Despite my attempts, I am not a serious person. I might know what a 401k is and have serious thoughts on the mpg of my hybrid car, but it’s all a facade. At my core, I am silly. I love rhinestones and tutus, I laugh at fart jokes, and I consume unhealthy quantities of bodice-ripping romance novels that I find in the Clearance section of Half-Priced Books.
So it probably won’t shock you to hear that I’ve also tried my hand at writing one of those aforementioned romance novels. It was fun, and the story was silly.
Basically I wrote a short (55k words) tale of a millionaire who turns into a merman four nights a month and the scientist who loves him. Naturally it was set in a compound in rural Alaska. As they say, create the art you wish to see in the world.
When I had written a sizeable amount, I did what anyone with a healthy amount of self-esteem (inflated ego) might do. I submitted it for publishing at a few ebook imprints. And then the waiting began.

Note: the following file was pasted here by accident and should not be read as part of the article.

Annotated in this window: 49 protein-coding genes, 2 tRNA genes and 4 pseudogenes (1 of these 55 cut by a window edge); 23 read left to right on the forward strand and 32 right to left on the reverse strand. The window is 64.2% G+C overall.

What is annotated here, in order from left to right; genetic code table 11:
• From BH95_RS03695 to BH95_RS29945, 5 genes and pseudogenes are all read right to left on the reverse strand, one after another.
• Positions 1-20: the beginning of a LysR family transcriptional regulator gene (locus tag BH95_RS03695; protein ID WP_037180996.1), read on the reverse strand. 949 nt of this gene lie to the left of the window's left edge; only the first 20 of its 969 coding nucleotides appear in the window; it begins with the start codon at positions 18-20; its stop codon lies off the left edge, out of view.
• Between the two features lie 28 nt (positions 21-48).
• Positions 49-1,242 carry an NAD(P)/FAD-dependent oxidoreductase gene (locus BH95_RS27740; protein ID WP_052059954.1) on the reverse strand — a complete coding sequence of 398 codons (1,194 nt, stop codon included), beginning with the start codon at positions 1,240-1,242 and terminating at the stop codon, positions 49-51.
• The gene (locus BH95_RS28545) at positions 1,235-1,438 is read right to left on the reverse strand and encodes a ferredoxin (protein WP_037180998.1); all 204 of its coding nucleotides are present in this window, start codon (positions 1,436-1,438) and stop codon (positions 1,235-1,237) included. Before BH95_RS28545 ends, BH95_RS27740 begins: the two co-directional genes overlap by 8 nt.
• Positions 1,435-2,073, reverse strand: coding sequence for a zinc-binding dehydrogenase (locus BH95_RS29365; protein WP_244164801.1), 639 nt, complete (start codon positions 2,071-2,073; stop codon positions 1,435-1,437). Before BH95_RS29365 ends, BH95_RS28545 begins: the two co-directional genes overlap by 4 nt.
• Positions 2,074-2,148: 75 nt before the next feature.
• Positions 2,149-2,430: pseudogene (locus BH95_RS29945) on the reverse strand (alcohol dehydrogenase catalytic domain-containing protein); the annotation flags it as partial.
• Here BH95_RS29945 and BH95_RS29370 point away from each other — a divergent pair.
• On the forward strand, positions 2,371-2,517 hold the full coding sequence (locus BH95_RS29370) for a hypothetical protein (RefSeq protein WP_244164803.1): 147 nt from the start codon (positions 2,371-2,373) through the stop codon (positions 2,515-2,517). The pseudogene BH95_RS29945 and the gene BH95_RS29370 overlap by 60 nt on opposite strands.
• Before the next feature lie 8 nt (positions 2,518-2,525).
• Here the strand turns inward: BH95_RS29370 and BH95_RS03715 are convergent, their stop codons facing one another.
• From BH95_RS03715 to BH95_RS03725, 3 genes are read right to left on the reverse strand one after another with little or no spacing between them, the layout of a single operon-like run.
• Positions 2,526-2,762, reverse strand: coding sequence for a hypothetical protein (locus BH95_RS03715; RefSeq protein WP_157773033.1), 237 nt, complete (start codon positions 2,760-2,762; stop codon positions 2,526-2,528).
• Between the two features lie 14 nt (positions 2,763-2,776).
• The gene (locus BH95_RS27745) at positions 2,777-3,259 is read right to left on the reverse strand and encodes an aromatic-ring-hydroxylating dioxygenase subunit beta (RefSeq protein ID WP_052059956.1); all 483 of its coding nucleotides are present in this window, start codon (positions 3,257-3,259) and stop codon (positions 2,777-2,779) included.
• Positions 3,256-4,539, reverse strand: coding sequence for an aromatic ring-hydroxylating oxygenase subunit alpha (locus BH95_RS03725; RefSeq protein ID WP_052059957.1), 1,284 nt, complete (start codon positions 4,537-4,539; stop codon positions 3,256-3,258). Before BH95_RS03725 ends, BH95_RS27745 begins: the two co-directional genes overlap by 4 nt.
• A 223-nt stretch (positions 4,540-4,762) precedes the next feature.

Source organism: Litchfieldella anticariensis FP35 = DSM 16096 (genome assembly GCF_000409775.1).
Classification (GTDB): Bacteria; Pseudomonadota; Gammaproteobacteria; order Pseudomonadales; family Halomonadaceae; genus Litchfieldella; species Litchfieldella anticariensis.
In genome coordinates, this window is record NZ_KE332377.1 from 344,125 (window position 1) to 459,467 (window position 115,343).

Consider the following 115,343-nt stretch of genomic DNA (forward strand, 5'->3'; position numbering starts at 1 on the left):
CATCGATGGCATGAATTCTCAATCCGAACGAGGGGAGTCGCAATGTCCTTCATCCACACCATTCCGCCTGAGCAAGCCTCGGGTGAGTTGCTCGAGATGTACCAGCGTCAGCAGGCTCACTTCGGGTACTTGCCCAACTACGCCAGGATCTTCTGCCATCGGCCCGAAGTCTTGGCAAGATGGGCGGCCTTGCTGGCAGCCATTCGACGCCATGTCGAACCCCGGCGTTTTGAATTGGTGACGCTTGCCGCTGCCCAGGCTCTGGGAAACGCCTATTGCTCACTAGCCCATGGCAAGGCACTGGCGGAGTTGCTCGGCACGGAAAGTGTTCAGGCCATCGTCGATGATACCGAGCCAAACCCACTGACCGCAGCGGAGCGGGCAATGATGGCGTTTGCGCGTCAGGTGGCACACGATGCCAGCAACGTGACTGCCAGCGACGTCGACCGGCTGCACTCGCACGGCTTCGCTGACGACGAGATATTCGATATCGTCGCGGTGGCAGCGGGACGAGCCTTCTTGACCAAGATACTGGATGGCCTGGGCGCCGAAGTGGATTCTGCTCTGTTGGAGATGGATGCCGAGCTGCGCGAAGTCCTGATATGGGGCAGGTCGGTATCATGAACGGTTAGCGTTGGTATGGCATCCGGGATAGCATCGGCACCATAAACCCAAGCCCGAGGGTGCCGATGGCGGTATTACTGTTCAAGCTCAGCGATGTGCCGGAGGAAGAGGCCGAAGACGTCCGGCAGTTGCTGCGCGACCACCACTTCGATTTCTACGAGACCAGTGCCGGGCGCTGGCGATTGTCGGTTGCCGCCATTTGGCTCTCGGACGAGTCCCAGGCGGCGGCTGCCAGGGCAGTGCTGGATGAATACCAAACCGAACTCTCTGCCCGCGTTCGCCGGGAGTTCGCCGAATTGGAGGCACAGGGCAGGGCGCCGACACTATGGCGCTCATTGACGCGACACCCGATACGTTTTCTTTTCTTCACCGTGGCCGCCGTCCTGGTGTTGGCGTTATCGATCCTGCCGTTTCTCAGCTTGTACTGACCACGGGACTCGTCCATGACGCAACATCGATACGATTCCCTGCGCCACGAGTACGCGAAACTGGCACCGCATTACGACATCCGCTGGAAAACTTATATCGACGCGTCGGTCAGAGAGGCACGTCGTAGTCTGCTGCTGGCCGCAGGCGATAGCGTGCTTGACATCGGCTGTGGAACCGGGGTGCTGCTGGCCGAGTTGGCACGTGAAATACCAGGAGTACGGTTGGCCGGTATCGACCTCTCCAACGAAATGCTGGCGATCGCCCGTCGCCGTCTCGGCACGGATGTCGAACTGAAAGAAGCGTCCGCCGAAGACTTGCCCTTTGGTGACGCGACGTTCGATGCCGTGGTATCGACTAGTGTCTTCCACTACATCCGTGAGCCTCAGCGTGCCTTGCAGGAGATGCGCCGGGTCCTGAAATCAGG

While I haven’t had traditional success yet (no one has offered to publish it), I did receive my first rejection letter! And that’s almost as good to me!
Aside from the fact that it was a fun little project to write, I learned a lot about the business of writing, and I can’t wait to try again. Look out world, there is so much more paranormal romance where that came from.
Thus, I figured I’d share some of my thoughts here in hopes that writing them will make me remember them later.
The five things I should have done better (and might in the future):
Learn ALL of the genre conventions and stick to them. I read a lot, so I naturally assumed I could write without thinking. I was wrong. Art has rules that aren’t always visible to the consumer, and when those rules get messed with, the reader gets mad. Romance, in particular, is a formulaic genre, and you have to get it right. I did not. One of the rules of the genre is that the characters need to meet in the first chapter. Mine met about a quarter of the way in. This is a no-no, so I had to fix it at the last minute. This is how I wound up hastily tacking on a prologue. Needless to say,the work suffered for it .